By Del Quentin Wilber
Washington Post Staff Writer
Sunday, June 29, 2008
Jawed Ahmad, a driver and assistant for reporters of a Canadian television network in Afghanistan, knew the roads to avoid, how to get interviews and which stories to pitch. Reporters trusted him, his bosses say.
Then, one day about seven months ago, the 22-year-old CTV News contractor vanished. Weeks later, reporters would learn from Ahmad's family that he had been arrested by U.S. troops, locked up in the U.S. military prison at Bagram air base and accused of being an enemy combatant.
Lawyers representing Ahmad filed a federal lawsuit early this month challenging his detention on grounds similar to those cited in successful lawsuits on behalf of captives at the U.S. military prison at Guantanamo Bay, Cuba. The lawyers are hoping to turn Ahmad's case and a handful of others into the next legal battleground over the rights of terrorism suspects apprehended on foreign soil. More lawsuits are expected on behalf of Bagram detainees in coming months, the lawyers said.
The lawsuits seek the right of habeas corpus for the detainees. Habeas corpus is a centuries-old legal doctrine that gives people taken into custody the right to challenge their detention before a judge.
Although legal experts expressed uncertainty about the potential for success, the detainees' lawyers say they are optimistic. They note the Supreme Court's decision two weeks ago that granted detainees at Guantanamo Bay the right to challenge their detention in federal courts.
"They stopped sending people to Guantanamo and are sending them to Bagram instead," said Barbara J. Olshansky, who represents Ahmad and is the legal director of the International Justice Network, a nonprofit organization that provides legal support to detainees. "In some ways, we have a stronger case than Guantanamo."
The U.S. military referred questions about the habeas corpus petitions to the Justice Department and declined to confirm whether any of those who filed suits are being held at Bagram. A Justice Department spokesman declined to comment, saying lawyers are reviewing the Supreme Court's June 12 decision in Boumediene v. Bush and Al Odah v. U.S.
In legal filings, however, the Justice Department has fiercely fought the Bagram suits, arguing that "Bagram airfield is in the zone of war" and not in a peaceful locale such as Guantanamo.
"To provide alien enemy combatants captured at the battlefield and detained in a theater of war the privilege of access to our civil courts is unthinkable both legally and practically," the government argued.
Human rights groups and activists have become increasingly concerned about the U.S. military prison at Bagram, about 40 miles north of Kabul. The prison has grown steadily over the years and has about 600 detainees, military officials said. The military is planning to spend $60 million to build a new, larger facility that would house the same number of captives but could accommodate as many as 1,000.
Some of the Bagram prisoners have been there since 2002, activists said. Although the vast majority were picked up in Afghanistan, activists and lawyers say at least a few were arrested in other countries.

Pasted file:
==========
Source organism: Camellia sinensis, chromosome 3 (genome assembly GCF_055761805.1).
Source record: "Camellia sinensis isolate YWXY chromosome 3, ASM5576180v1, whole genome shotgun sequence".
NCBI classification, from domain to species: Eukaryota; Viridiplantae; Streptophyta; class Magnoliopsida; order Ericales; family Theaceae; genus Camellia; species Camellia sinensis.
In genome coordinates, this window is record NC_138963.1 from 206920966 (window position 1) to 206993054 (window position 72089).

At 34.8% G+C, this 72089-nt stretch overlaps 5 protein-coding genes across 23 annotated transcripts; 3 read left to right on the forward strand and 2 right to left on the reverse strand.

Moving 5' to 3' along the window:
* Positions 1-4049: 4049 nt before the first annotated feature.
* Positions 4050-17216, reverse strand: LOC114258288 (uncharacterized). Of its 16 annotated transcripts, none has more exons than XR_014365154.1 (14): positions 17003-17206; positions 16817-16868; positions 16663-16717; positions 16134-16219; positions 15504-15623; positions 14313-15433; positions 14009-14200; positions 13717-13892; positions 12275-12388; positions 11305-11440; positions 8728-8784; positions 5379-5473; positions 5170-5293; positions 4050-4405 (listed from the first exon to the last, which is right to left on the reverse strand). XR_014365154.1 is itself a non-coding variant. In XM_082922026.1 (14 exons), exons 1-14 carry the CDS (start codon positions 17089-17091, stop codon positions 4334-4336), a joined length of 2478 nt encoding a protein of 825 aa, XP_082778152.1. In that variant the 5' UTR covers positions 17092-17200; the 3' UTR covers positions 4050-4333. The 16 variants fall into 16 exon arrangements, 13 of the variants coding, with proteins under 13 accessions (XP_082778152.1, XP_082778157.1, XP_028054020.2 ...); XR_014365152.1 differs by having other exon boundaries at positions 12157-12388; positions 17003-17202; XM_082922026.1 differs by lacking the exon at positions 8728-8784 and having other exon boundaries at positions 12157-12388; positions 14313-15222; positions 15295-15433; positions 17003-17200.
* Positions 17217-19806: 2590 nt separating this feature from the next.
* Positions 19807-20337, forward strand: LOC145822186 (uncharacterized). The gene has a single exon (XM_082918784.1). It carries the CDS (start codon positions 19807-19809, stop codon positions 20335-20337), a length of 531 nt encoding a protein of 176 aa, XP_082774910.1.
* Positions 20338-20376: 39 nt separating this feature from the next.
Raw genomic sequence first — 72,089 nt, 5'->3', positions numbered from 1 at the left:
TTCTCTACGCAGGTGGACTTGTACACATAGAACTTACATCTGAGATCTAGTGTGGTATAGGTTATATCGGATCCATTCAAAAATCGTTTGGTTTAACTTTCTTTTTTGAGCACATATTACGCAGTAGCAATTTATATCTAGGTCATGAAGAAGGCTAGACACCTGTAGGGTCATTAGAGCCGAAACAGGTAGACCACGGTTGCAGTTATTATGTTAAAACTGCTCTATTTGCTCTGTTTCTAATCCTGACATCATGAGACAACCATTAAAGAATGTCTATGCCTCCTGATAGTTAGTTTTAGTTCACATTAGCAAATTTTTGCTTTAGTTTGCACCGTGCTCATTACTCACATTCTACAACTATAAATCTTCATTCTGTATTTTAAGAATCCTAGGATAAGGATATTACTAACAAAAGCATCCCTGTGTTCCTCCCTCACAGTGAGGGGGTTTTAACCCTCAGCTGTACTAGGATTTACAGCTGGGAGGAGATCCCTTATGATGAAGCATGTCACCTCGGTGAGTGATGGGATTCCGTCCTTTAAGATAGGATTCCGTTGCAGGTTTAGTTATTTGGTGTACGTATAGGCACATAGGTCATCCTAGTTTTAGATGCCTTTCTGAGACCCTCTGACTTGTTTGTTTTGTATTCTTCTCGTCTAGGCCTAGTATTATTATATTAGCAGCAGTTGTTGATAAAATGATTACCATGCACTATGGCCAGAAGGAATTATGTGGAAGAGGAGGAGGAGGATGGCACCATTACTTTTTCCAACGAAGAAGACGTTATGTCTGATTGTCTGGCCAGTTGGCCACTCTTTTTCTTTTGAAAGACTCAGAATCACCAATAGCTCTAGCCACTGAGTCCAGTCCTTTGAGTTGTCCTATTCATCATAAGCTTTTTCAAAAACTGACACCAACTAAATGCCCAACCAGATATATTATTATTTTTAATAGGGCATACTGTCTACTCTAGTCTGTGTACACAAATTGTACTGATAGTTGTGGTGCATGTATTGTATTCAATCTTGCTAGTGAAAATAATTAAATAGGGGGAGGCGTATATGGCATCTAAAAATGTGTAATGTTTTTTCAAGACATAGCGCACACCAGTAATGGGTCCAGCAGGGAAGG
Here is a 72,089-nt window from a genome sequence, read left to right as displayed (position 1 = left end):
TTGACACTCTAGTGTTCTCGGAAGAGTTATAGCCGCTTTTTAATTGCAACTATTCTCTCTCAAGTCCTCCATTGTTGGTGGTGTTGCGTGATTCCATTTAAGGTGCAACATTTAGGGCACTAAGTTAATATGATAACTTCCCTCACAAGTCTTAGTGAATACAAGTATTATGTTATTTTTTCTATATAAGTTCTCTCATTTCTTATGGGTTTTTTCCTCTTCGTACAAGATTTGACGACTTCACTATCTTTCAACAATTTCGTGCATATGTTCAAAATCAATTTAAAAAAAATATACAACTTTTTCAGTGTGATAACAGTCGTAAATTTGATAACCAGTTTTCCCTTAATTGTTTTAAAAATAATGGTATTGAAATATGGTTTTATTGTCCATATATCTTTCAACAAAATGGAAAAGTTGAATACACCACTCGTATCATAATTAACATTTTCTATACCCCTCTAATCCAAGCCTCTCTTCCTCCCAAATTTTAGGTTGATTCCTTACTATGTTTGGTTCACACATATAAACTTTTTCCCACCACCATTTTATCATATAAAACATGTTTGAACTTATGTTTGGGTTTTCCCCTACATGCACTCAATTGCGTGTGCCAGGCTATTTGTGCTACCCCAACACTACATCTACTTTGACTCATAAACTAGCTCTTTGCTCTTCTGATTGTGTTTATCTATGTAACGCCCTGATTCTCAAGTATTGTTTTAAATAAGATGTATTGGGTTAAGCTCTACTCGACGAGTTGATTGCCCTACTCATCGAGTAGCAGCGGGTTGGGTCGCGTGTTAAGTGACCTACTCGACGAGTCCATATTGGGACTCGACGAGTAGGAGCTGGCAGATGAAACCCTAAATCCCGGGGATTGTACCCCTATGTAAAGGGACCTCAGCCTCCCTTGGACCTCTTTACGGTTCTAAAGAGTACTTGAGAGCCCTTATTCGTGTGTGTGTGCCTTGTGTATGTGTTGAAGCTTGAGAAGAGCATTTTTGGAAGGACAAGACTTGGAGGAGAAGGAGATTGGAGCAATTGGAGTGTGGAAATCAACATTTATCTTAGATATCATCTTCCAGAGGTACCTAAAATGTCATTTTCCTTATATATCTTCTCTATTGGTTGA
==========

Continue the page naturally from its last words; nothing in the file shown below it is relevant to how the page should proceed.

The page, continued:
"It provides a convenient place to hold people who you might not want the world to know you are holding," said Tina Monshipour Foster, a lawyer who represents Bagram detainees.
Military officials would not say whether people arrested in other countries are housed at Bagram. But they said they regularly review each detainee's status, release those who are no longer thought to be combatants and turn others over to Afghan authorities.
Haji Wazir, whose federal lawsuit was filed in 2006, has been held as an enemy combatant since 2002, according to lawyers and human rights activists. But he "is not a commander, not a member of the Taliban or al-Qaeda," said Lal Gul, chairman of the Afghan Human Rights Organization. "He is a businessman."
Gul also complained about the arrest of Ahmad, whose bosses say they are frustrated that he has not had his day in court.
"We have been told nothing about him," said Robert Hurst, president of CTV News, who spent several days with Ahmad in 2006 while visiting Afghanistan. "When we ask, we are told we don't have the right to even ask that question. . . . Our reporters felt very secure around him. He is an excellent young journalist."
Legal experts say they are not sure how the courts will treat the lawsuits. The Supreme Court's majority opinion in the Guantanamo cases, written by Justice Anthony M. Kennedy, focused only on detainees held at the naval base in Cuba. In it, Kennedy took pains to examine the particular circumstances surrounding the detentions, according to David Cole, a law professor at the Georgetown University Law Center.
Among the factors that tilted the ruling in favor of the detainees: The government had complete control over Guantanamo, the detainees had been held for years without trial, and the prison was not near a battlefield.
Lawyers may be successful in applying similar tests to those being held elsewhere, Cole said.
"Bagram will be the next battleground," he said. "Kennedy's decision in Boumediene leaves open the question as to what other places the writ of habeas corpus extends."
Other legal scholars said they think the courts will be reluctant to grant Bagram detainees such hearings, because the prison is in an area that the U.S. military considers a war zone.
Kennedy alluded to that issue when he wrote that "if the detention facility were located in an active theater of war, arguments that issuing the writ would be 'impracticable or anomalous' would have more weight."
"It seems unlikely that the conditions there are comparable to the conditions" at Guantanamo Bay, said Jonathan Siegel, a law professor at George Washington University.
But Siegel added that Kennedy and other justices "expressed impatience with the notion that the United States can hold people indefinitely without charge."